Controversial copyright law rejected by EU parliament
A controversial overhaul of the EU's copyright law that sparked a fierce debate between internet giants and content creators has been rejected.
The proposed rules would have put more responsibility on websites to check for copyright infringements, and forced platforms to pay for linking to news.
A slew of high-profile music stars had backed the change, arguing that websites had exploited their content.
But opponents said the rules would stifle internet freedom and creativity.
The move was intended to bring the EU's copyright laws in line with the digital age, but led to protests from websites and much debate before it was rejected by a margin of 318-278 in the European Parliament on Thursday.
What were they voting for?
The proposed legislation - known as the Copyright Directive - was an attempt by the EU to modernise its copyright laws, but it contained two highly-contested parts.
The first of these, Article 11, was intended to protect newspapers and other outlets from internet giants like Google and Facebook using their material without payment.
But it was branded a "link tax" by opponents who feared it could lead to problems with sentence fragments being used to link to other news outlets (like this).
Article 13 was the other controversial part. It put a greater responsibility on websites to enforce copyright laws, and would have meant that any online platform that allowed users to post text, images, sounds or code would need a way to assess and filter content.
The most common way to do this is by using an automated copyright system, but they are expensive. The one YouTube uses cost $60m (£53m), so critics were worried that similar filters would need to be introduced to every website if Article 13 became law.
There were also concerns that these copyright filters could effectively ban things like memes and remixes which use some copyrighted material.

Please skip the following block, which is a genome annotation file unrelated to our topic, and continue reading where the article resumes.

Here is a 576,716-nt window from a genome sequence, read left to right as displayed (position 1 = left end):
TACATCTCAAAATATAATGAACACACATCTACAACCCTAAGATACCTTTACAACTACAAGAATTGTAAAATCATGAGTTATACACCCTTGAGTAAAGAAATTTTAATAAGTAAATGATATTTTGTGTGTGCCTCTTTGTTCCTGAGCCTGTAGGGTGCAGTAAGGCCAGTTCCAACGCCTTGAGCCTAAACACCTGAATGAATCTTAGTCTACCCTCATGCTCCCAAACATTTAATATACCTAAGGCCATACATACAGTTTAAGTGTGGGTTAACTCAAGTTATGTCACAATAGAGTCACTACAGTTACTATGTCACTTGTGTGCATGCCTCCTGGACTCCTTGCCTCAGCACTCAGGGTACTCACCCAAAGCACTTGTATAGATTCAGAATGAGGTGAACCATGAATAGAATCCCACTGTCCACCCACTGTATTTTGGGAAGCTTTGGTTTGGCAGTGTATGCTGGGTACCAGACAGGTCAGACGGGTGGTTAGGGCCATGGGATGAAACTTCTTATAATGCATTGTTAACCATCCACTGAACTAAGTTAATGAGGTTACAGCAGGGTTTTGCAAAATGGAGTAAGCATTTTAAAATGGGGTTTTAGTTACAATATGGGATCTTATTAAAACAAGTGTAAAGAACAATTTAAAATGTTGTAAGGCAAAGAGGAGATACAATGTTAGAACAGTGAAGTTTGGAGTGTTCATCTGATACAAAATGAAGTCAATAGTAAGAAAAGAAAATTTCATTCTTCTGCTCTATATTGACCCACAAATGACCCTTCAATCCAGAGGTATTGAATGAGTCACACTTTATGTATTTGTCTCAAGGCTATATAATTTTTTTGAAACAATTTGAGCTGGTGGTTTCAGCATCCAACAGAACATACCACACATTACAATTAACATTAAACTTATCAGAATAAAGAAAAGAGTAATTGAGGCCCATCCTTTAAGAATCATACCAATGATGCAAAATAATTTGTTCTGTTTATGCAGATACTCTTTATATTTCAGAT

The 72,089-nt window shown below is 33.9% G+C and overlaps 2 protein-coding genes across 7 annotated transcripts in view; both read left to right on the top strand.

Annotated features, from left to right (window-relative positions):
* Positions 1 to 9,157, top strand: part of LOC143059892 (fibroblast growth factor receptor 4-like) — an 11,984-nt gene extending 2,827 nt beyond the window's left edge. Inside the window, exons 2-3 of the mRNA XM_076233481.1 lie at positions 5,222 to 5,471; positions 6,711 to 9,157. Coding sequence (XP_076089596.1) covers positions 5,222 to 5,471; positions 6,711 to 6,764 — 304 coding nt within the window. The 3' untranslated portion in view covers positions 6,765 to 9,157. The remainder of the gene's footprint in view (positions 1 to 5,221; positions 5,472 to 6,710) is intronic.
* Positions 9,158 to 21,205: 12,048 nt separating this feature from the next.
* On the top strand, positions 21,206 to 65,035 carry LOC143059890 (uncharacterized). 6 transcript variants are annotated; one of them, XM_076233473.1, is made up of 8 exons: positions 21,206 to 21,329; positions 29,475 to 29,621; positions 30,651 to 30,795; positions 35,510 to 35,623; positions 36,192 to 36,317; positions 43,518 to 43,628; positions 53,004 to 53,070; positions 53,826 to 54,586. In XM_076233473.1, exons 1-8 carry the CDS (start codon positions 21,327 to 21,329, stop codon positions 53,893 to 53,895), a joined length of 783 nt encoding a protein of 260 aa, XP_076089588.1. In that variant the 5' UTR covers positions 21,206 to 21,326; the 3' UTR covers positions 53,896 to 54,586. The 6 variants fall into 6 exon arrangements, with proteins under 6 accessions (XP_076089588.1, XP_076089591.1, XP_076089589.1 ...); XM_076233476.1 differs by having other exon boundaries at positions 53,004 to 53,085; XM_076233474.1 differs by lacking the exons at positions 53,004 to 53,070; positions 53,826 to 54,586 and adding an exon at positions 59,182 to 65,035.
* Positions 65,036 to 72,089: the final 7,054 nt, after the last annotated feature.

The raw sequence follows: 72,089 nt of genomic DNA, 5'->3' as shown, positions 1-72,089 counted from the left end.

Stars fail to convince politicians
By Mark Savage, music reporter, BBC News
The combined clout of Paul McCartney, Annie Lennox, Placido Domingo and David Guetta wasn't enough to persuade MEPs to make sweeping changes to copyright law.
They were among 1,300 musicians who urged politicians to enact a law forcing sites like YouTube and Facebook to use filters that would stop users illegally uploading their music.
Musicians were being cheated out of money, they argued, even though websites were making huge profits off their work.
Critics said the laws would stifle creativity - with Creative Commons chief Ryan Merkley observing that The Beatles would have been prevented from performing cover versions under the proposed rules.
For you and me, it could have resulted in text, music and videos posted to blogs, social networks and comment sections being yanked from the net at point of upload - somewhat like YouTube's controversial Content ID system on steroids.
In the end, MEPs decided the changes needed more debate; and sent the proposals back to the Commission. The two sides will undoubtedly step up their campaigns in the meantime.
What has the reaction been?
Opponents of the Copyright Directive celebrated the news that MEPs had rejected it.
Julia Reda, a Pirate Party MEP who had campaigned against the changes, tweeted: "Great success: Your protests have worked! The European Parliament has sent the copyright law back to the drawing board."
Wikipedia co-founder Jimmy Wales told the BBC he hoped that the music industry could find a way to compromise before the September debate.
"Don't think about filtering everything everyone uploads to the internet. That's a pipe dream but you are never going to get that," he said.
Instead, he added, they should look to renegotiating deals with platforms such as YouTube to get "fairer remuneration".
BPI Music, which represents UK record labels, had supported the bill and said it would "work with MEPs over the next weeks to explain how the proposed directive will benefit not just European creativity, but also internet users".